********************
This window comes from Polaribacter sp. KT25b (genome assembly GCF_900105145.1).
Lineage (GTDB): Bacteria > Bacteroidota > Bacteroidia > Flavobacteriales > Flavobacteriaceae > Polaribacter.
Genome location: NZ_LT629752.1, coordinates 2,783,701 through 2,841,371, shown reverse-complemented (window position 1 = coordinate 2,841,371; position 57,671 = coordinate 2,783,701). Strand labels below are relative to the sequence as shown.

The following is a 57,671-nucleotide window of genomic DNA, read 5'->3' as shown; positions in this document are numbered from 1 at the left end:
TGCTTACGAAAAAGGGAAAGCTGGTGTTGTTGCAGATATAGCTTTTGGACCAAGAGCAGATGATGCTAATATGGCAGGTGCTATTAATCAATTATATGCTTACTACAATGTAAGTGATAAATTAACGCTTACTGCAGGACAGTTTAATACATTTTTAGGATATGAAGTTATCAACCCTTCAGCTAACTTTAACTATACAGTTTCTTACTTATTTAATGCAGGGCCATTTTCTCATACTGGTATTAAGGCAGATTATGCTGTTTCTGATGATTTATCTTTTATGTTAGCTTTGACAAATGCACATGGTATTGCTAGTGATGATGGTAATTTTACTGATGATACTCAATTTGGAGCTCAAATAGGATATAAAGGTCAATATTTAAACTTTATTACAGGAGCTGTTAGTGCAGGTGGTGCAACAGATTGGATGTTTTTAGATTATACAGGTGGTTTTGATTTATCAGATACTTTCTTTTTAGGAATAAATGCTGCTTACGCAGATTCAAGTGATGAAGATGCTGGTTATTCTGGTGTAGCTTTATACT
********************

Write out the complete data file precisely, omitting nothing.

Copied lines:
This window comes from Polaribacter sp. KT25b (genome assembly GCF_900105145.1).
Lineage (GTDB): Bacteria > Bacteroidota > Bacteroidia > Flavobacteriales > Flavobacteriaceae > Polaribacter.
Genome location: NZ_LT629752.1, coordinates 2,783,701 through 2,841,371, shown reverse-complemented (window position 1 = coordinate 2,841,371; position 57,671 = coordinate 2,783,701). Strand labels below are relative to the sequence as shown.

The following is a 57,671-nucleotide window of genomic DNA, read 5'->3' as shown; positions in this document are numbered from 1 at the left end:
TGCTTACGAAAAAGGGAAAGCTGGTGTTGTTGCAGATATAGCTTTTGGACCAAGAGCAGATGATGCTAATATGGCAGGTGCTATTAATCAATTATATGCTTACTACAATGTAAGTGATAAATTAACGCTTACTGCAGGACAGTTTAATACATTTTTAGGATATGAAGTTATCAACCCTTCAGCTAACTTTAACTATACAGTTTCTTACTTATTTAATGCAGGGCCATTTTCTCATACTGGTATTAAGGCAGATTATGCTGTTTCTGATGATTTATCTTTTATGTTAGCTTTGACAAATGCACATGGTATTGCTAGTGATGATGGTAATTTTACTGATGATACTCAATTTGGAGCTCAAATAGGATATAAAGGTCAATATTTAAACTTTATTACAGGAGCTGTTAGTGCAGGTGGTGCAACAGATTGGATGTTTTTAGATTATACAGGTGGTTTTGATTTATCAGATACTTTCTTTTTAGGAATAAATGCTGCTTACGCAGATTCAAGTGATGAAGATGCTGGTTATTCTGGTGTAGCTTTATACT